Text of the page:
occurrence and who were its ringlead-
ers. I realize, however, that the town 
of Coatesville is an orderly one. It is
 a respectable community of industrial 
people, and I cannot conceive for a 
moment how such a thing could hap-
pen, and on Sunday.

"In a few days." The Easy Minded! "Coatesville an orderly town." A fool's speech in the mouth of a statesman! Blood, murder, lynching, burning a human being; all this in an orderly town! What was Tenet's majority down there among the "industrial (sic) people?" On Sunday? How? Give Tener a spoon of soothing syrup, the blindness of birth is not yet broken from his eyes. Is there consolation in an hour like this for a governor of a mob-ridden state? Tener is easily consoled. Why weep or waste a single sigh:

I believe, however, that a lynching
could occur in New York, indeed in
any Northern State as well as Penn-

The governor's belief is not to be shaken, but another lynching in Pennsylvania would wreck the state; and a  lynching in New York, and we expect something of that kind to be attempted here, would bring desolation more than enough for an army. The brutes of the "white race" are sowing the wind; let them put to death a Negro in this town, and see the whirlwind reaped. The situation in the North as well as the South, demands that men of color must everywhere be prepared to protect themselves. The law officers are powerless. The nation is powerless. The governors are powerless. The pulpit is silent. The press is dumb. The Negro is forced to the wall. They must protect themselves who have no protection in a free government.

The World asks how do black men feel? We answer for them. They feel that in a land whose fields they have cleared and whose history is empty without their record; whose wars they have fought and whose flags they have saved from the clutches of the revels, they are friendless. The newcomers from the vice-dens of Europe, the brutes and half-starved slaves from the markets of the old world in the North, and the ancient opponents of liberty in the South, are one in degrading black men. But mark this, dear World, with the black man, if he go down, down also goes the republic. A hissing and a byword among the enlightened nations of the earth already, let lynch-law take its throne here, and soon we shall be a memory. Where glory sheds its lustre today, to-morrow sorrow-marked columns will tell the story of the fall.

The Times goes to the heart of the Pennsylvania barbarity. Walker was lynched not because he was a murderer, for murderers are as common as leaves in autumn (and what the Negro has learned of murder was taught him by the American "white" man), but because he was a Negro murderer. The barbarians burned Walker, but they burned at Walker's race. Walker's race feels the sting, feels the degrading whip of scorn cracked on this awful occasion by the hungry beasts from the wilds of southern Europe. Walker's race has borne in patience the persecution of fifty bitter years. Walker's race remains a kindly race. But Walker's race begins to weary under the burden of lynch-law, disfranchisement and old Jim Crow. His race doubts the olive branch of peace, and no longer perceives the efficacy of the gospel of love. His race has read the records of those who have come up through trials and tribulations. They have read therein that those who permit oppression will always be oppressed, and self-protection is the first principle of equality.

The United States may go on in its drunkenness. It may debauch itself on the wine of self-glory. It may oppress the Negro race. It may run wild over airships and close its eyes to wicked sights, and its ears to the cries of justice. But soon or late there will be hell to tell the captain.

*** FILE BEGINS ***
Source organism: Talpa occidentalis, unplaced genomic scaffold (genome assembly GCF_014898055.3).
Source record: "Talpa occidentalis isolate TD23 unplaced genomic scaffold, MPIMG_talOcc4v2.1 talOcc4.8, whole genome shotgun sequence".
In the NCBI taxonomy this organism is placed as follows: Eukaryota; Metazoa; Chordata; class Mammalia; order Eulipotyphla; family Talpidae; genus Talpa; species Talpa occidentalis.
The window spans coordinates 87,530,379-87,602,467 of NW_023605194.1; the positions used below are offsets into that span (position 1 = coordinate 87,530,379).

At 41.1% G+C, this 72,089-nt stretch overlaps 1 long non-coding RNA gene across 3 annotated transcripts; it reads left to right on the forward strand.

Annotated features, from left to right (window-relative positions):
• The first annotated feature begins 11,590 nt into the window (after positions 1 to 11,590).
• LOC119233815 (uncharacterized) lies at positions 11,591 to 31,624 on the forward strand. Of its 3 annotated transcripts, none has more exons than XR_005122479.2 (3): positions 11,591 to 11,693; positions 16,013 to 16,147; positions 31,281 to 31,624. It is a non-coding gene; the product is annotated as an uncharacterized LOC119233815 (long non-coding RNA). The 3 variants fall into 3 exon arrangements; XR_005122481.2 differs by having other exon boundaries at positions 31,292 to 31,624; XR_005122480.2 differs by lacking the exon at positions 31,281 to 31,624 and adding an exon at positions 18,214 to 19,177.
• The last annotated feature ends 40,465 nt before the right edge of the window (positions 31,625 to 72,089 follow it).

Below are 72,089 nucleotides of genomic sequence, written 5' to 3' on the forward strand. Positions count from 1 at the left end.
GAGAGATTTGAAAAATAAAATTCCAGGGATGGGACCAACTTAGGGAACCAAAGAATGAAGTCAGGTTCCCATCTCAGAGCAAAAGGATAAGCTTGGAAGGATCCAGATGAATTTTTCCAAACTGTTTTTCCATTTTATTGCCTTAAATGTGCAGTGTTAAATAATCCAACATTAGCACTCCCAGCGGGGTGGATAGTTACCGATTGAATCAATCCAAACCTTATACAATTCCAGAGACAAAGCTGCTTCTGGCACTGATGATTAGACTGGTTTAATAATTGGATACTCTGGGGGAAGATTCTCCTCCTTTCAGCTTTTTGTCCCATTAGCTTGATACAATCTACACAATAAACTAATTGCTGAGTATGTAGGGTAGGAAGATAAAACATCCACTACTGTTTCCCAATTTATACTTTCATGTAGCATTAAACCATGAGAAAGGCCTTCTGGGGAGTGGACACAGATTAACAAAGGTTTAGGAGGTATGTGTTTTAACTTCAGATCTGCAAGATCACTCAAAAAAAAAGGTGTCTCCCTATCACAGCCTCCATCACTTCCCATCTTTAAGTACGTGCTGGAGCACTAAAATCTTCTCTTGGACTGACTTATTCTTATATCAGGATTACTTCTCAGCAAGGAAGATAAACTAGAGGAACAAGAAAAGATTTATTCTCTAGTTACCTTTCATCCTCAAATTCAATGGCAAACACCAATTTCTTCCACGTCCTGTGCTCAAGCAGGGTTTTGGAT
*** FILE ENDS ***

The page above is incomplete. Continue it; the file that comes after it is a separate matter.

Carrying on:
Our next article comes from the Harrisburg Telegraph (Harrisburg, Pennsylvania) dated August 16, 1911:


In its editorial comment upon the disheartening and disgraceful tragedy at Coatesville last Sunday night, the Philadelphia Public Ledger makes a suggestion which we regard as sufficiently important to reproduce:

The sanguinary event suggests
the reflection that the same sort of
people who dragged the moaning
culprit through the streets are
among the very ones whom cer-
tain fanatics and radicals would
like to commit the power of recall-
ing the Supreme Court Judges of
the United States. those who can-
not control themselves and their
own bloodlust, forsooth, are to be
permitted to dictate the abdication
of eminent jurists who are not set
in their exalted station to be in-
timadated or terrorized in the in-
terests of a faction or a mob, or to
be voted on like a municipal loan
or a legislative amendment, but to
construe the law impersonally and
disinterestedly for the benefit of all
the people. And such men as
those who lynched Walker are pre-
sumed to be qualified to decide in-
stantly upon the fitness of men like
White and Hughes to interpret the
intent of the law and pronounce
sentence accordingly in issues of
the gravest moment!

Although it may be argued that the mob who lynched Walker were not the voters of Coatesville, or, at least, not all of the voters or a majority of the voters, the fact remains that such mob violence invariably represents the preponderance of public sentiment at that time. If a majority of the citizens of Coatesville had been as keenly interested in preventing the lynching as the minority were in carrying it out, Walker would have been tried, convicted and executed according to law.

The fact that no such interest was manifested and that those who disapproved did so only passively shows what possibilities there are for the abuse of the recall.

Another lesson in connection with this shocking crime is the futility of it. Almost simultaneously with the affair in Coatesville, a negro who attacked and killed a woman near Durant, Okla., was shot to death by a mob and his body burned, the idea being, as usual, to make such a horrible example of him that others of his race would be deterred from following his example. Within twenty-four hours after that lynching another woman was killed by another negro in the same locality and under very much the same conditions.